Lots of us try to make changes to our finance and never seem to get anywhere. Sometimes it’s just a case of bad luck, where unforeseen expenses just keep putting you back two places. But more often than we’d care to admit, we’re actually sabotaging ourselves. Could you be messing it all up with one of these 11 money sins?
1. Refusing to change
Refusing to make changes to your spending habits is a sure fire way to bugger up your progress. Delve deep and commit to small changes if you want to see results.
2. Making excuses to withdraw from your savings
I think I’ve used every excuse under the sun over the years. ‘Oh but I had a hard day’, ‘oh but it’s my birthday soon so I’ll just pay myself back if I get given any money’. ‘I’ll just buy this and then I’m done.’ Don’t make excuses – it might even help to write out all your common excuses and ban them!
3. Planning but not doing
Ah, a classic. You can read all the books, write out all the different ways of budgeting, or set up as many Barefoot Investor-inspired savings accounts as you like. If you don’t do ‘the thing’, nothing will happen. If you’ve read a book that says track your spending, actually track your spending. If you’ve set out a budget for the month, actually stick to it. Your efforts are worthless without follow through.
4. Looking too far ahead
I used to do this all the time. In a pit of despair about my spending habits, I’d sit down and write out how much I could save if I stashed ‘x’ amount each week. Mentally I’d be thinking ‘great, in 51 weeks I’ll have ten grand, phew!’ But really, I didn’t have $10k at all, I had a plan that I needed to stick to. Looking too far ahead can lull you into a false sense of security that everything will be okay. It’ll only be okay if you take action.
5. Not looking far ahead enough
On the flip side, thinking too short term isn’t a good idea either. I hear people saying ‘oh I’m choosing to enjoy my twenties and not buy property until I’m older.’ That’s fine, but how will you afford property when you’re 33 with two kids and still renting? Some part of your mindset has to be focused on the future.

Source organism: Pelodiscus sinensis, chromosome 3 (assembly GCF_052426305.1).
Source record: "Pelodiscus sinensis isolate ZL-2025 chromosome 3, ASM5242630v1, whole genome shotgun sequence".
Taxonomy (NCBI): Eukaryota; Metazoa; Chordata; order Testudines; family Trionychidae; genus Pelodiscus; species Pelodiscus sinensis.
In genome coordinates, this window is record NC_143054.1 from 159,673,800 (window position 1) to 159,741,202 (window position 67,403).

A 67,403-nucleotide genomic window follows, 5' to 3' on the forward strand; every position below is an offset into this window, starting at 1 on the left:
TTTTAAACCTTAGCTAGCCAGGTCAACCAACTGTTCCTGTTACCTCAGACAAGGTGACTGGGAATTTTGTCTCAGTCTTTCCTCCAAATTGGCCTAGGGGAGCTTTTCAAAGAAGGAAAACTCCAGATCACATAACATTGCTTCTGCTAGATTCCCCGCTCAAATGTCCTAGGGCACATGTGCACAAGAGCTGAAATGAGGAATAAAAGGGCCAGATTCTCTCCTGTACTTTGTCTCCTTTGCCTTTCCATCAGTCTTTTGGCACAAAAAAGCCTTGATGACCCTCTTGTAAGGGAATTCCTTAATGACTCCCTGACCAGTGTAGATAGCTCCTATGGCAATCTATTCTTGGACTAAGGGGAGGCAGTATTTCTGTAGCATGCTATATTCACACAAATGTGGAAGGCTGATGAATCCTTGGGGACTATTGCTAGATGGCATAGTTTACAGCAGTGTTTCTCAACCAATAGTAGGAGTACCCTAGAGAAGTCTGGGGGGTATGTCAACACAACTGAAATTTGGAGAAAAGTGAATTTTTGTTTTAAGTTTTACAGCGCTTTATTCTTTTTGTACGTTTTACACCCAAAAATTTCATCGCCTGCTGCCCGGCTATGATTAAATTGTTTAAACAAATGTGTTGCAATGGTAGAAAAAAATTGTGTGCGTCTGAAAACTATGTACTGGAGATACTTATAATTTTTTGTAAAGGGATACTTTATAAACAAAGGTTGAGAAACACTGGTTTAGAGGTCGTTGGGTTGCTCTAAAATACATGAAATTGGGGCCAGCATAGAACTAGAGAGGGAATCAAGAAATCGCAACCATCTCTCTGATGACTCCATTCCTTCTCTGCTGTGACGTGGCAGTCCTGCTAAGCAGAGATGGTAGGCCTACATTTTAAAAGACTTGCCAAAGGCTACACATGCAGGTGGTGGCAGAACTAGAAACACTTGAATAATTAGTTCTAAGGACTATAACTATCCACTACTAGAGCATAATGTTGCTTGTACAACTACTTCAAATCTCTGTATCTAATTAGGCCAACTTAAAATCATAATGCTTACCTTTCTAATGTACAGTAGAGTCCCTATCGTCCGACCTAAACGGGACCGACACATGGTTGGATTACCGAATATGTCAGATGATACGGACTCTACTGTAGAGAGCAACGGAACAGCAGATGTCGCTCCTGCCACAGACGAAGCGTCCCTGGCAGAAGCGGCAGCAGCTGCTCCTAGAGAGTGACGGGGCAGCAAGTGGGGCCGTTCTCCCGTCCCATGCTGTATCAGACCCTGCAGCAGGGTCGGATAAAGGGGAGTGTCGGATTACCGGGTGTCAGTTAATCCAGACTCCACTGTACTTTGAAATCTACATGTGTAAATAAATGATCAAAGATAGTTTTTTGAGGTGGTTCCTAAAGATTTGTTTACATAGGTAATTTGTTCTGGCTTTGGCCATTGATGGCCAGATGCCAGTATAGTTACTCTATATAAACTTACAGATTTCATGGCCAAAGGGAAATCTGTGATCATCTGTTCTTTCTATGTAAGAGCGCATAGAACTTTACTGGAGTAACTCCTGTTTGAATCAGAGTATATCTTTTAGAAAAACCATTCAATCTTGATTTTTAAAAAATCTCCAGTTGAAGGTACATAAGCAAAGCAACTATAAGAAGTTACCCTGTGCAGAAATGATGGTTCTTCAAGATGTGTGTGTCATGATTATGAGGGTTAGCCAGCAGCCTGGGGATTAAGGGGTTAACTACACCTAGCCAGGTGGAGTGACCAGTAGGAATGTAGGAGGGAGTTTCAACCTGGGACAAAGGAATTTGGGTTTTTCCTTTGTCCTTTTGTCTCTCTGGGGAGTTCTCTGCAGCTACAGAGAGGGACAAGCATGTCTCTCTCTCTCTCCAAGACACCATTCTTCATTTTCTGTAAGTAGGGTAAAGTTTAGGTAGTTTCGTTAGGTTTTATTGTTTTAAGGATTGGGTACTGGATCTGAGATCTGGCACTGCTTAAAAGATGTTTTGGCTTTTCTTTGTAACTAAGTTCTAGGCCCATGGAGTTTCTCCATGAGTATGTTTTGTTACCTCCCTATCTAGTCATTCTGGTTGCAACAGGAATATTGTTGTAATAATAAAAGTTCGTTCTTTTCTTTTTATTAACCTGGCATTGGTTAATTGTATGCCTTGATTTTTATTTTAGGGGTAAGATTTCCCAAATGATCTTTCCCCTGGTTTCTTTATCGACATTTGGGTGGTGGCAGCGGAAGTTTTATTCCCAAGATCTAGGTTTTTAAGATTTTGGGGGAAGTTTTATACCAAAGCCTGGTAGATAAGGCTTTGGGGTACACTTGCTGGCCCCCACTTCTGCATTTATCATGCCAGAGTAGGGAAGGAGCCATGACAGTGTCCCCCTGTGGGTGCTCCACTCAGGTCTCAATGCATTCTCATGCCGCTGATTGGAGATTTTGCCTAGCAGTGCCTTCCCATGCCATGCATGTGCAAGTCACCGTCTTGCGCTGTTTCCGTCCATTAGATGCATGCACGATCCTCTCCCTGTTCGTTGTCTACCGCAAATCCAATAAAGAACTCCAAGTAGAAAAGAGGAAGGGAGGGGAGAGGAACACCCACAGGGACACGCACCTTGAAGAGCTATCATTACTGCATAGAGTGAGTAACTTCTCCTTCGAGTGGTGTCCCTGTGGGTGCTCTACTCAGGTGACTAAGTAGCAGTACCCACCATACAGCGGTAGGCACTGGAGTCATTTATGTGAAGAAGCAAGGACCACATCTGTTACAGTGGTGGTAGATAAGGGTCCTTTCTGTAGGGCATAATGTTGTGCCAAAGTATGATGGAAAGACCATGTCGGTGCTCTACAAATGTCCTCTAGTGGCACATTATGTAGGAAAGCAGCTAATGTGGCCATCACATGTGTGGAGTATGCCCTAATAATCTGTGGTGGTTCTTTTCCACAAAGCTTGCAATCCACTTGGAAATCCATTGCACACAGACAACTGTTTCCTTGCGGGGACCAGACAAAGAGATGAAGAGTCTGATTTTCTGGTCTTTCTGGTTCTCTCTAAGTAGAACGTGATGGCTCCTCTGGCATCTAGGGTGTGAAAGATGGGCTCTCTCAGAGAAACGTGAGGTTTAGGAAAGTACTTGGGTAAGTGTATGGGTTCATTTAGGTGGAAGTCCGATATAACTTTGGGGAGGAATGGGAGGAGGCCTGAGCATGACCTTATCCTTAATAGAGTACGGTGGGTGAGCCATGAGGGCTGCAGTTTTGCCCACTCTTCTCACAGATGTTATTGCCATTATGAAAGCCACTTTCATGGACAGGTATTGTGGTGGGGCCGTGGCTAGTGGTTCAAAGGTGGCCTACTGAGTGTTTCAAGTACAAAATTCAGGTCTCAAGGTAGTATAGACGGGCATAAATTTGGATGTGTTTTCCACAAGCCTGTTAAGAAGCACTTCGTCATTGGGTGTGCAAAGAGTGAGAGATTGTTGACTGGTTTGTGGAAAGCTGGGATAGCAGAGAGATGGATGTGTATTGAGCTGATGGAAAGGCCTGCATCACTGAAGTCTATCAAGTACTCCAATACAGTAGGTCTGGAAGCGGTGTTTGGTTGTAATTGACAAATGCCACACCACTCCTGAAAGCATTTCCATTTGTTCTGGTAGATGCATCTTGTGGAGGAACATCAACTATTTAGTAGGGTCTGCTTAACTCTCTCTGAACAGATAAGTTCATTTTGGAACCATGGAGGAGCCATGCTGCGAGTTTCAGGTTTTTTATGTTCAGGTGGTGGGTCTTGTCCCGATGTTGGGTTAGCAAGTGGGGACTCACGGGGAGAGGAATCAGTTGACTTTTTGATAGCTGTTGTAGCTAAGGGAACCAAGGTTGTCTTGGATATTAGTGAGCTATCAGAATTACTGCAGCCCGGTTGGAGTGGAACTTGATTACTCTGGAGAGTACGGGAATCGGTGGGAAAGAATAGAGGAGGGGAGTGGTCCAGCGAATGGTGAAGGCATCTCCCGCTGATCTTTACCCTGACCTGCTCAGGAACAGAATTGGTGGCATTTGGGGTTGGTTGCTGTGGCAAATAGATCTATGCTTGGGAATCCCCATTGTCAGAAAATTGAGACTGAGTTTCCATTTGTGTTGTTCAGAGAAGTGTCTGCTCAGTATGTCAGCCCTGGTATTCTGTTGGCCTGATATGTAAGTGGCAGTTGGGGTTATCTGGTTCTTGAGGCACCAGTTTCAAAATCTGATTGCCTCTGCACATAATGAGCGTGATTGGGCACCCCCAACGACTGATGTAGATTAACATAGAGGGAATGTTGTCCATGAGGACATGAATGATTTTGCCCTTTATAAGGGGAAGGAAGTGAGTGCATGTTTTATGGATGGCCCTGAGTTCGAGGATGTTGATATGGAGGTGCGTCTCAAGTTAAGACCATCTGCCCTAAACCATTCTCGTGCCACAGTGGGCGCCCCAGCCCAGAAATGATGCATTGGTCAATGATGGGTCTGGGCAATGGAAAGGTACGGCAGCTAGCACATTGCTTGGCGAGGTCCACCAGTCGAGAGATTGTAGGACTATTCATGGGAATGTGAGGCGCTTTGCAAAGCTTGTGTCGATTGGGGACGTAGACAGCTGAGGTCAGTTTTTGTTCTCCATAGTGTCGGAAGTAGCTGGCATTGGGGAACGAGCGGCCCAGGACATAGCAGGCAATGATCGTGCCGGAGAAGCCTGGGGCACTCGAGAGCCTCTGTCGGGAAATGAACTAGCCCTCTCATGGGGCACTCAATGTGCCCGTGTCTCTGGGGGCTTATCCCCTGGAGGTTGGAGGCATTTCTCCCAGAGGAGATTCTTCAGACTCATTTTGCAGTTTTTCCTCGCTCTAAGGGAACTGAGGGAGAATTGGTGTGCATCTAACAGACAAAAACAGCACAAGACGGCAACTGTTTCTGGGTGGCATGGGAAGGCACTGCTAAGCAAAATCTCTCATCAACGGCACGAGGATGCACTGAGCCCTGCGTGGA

6. Being guided by other people
Letting other people guide you is a shortcut to financial sabotage. If you say ‘no, no, I’d better not, I’m trying to be more sensible with my spending’, but allow your friends to convince you otherwise, your progress will be derailed faster than you can order that bottle of expensive wine.
7. Feeling embarrassed about saving money
In a similar way, feeling embarrassed about admitting that you don’t want to spend $200 on Kanye tickets because you’re trying to save money or get out of debt won’t get you anywhere either. Find ways to assert your authority over those who lead you astray.
8. Binge spending/saving
When you’re on a crash diet, often you’ll eat mega clean for 2 weeks and then stuff your face with pizza and soft drinks. It’s called binging, and you can do the same with your money. If you go on a total miserable spending ban and avoid going outside for a month for fear of accidentally buying something, there’s every chance you’ll rebound. Don’t use the excuse that you ‘haven’t treated yourself in ages’ to justify stuff you don’t need. Instead, find ways to treat yourself in a way you can afford on a regular basis.
9. Copying other people
Whether you’re copying their lifestyle and doing things you can’t afford, or copying their financial mindset, doing something someone else’s way is never wise. Just because they’re investing in shares doesn’t mean that’s the right strategy for you. If they’ve got a new car, that doesn’t mean it’s worth you buying a new one too.
10. Becoming obsessive
A bit like the binge spending, becoming obsessive over your money isn’t worth it. The key to financial freedom is finding ways to naturally spend less than you earn, and to maximise your earnings as best you can. If you’re too obsessed with saving every last cent, you don’t open yourself up to abundance, and money becomes a negative chore.
11. Estimating income or expenses
Estimating how much you’ve got in your bank account is a recipe for disaster. I’d often go out and have lunch with a friend thinking ‘oh this is fine because I made extra money last week from selling such and such’. But often, I’d have made $20, and I’d have spent $50! The same goes for expenses. Guessing what your food shop will be, or mentally adding up how many times you tapped your debit card on Saturday night is dangerous. You’ll never be right, and you’ll get a shock when you open your banking app! If you need to estimate, for example when planning a friend’s birthday or buying a gift, always overestimate. That way, you know you’ve set enough money aside.